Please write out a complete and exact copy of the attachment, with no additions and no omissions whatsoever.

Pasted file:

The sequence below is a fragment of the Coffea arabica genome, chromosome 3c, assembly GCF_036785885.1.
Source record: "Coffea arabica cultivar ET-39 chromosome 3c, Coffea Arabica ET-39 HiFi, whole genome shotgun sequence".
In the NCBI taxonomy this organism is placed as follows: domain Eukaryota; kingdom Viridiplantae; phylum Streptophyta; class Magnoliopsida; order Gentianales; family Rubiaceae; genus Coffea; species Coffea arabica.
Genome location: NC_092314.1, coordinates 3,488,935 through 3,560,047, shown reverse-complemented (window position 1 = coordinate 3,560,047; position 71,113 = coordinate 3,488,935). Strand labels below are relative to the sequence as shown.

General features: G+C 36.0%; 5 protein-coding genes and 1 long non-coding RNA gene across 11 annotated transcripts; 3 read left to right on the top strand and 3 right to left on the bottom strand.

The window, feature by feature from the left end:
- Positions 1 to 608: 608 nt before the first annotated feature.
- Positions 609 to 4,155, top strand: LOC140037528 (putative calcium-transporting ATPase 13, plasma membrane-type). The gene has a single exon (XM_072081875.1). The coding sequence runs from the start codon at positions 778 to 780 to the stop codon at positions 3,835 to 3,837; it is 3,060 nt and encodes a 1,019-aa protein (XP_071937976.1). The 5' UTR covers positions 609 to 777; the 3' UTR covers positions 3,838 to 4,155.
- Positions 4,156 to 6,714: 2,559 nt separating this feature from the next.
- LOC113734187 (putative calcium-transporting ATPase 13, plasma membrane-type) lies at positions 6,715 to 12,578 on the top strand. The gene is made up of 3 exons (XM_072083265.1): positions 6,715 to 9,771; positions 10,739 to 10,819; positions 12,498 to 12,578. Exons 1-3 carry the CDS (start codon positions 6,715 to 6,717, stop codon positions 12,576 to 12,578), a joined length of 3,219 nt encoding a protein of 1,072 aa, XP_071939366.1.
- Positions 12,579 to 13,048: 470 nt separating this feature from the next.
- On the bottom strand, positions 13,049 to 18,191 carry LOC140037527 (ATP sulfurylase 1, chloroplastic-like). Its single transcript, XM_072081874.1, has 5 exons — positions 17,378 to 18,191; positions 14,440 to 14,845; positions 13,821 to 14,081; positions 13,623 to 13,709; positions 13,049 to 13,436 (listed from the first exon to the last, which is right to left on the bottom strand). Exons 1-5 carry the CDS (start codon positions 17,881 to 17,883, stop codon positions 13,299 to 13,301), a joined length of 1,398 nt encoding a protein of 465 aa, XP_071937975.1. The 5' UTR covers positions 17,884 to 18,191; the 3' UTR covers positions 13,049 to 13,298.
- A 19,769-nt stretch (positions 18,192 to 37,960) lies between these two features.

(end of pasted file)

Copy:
The sequence below is a fragment of the Coffea arabica genome, chromosome 3c, assembly GCF_036785885.1.
Source record: "Coffea arabica cultivar ET-39 chromosome 3c, Coffea Arabica ET-39 HiFi, whole genome shotgun sequence".
In the NCBI taxonomy this organism is placed as follows: domain Eukaryota; kingdom Viridiplantae; phylum Streptophyta; class Magnoliopsida; order Gentianales; family Rubiaceae; genus Coffea; species Coffea arabica.
Genome location: NC_092314.1, coordinates 3,488,935 through 3,560,047, shown reverse-complemented (window position 1 = coordinate 3,560,047; position 71,113 = coordinate 3,488,935). Strand labels below are relative to the sequence as shown.

General features: G+C 36.0%; 5 protein-coding genes and 1 long non-coding RNA gene across 11 annotated transcripts; 3 read left to right on the top strand and 3 right to left on the bottom strand.

The window, feature by feature from the left end:
- Positions 1 to 608: 608 nt before the first annotated feature.
- Positions 609 to 4,155, top strand: LOC140037528 (putative calcium-transporting ATPase 13, plasma membrane-type). The gene has a single exon (XM_072081875.1). The coding sequence runs from the start codon at positions 778 to 780 to the stop codon at positions 3,835 to 3,837; it is 3,060 nt and encodes a 1,019-aa protein (XP_071937976.1). The 5' UTR covers positions 609 to 777; the 3' UTR covers positions 3,838 to 4,155.
- Positions 4,156 to 6,714: 2,559 nt separating this feature from the next.
- LOC113734187 (putative calcium-transporting ATPase 13, plasma membrane-type) lies at positions 6,715 to 12,578 on the top strand. The gene is made up of 3 exons (XM_072083265.1): positions 6,715 to 9,771; positions 10,739 to 10,819; positions 12,498 to 12,578. Exons 1-3 carry the CDS (start codon positions 6,715 to 6,717, stop codon positions 12,576 to 12,578), a joined length of 3,219 nt encoding a protein of 1,072 aa, XP_071939366.1.
- Positions 12,579 to 13,048: 470 nt separating this feature from the next.
- On the bottom strand, positions 13,049 to 18,191 carry LOC140037527 (ATP sulfurylase 1, chloroplastic-like). Its single transcript, XM_072081874.1, has 5 exons — positions 17,378 to 18,191; positions 14,440 to 14,845; positions 13,821 to 14,081; positions 13,623 to 13,709; positions 13,049 to 13,436 (listed from the first exon to the last, which is right to left on the bottom strand). Exons 1-5 carry the CDS (start codon positions 17,881 to 17,883, stop codon positions 13,299 to 13,301), a joined length of 1,398 nt encoding a protein of 465 aa, XP_071937975.1. The 5' UTR covers positions 17,884 to 18,191; the 3' UTR covers positions 13,049 to 13,298.
- A 19,769-nt stretch (positions 18,192 to 37,960) lies between these two features.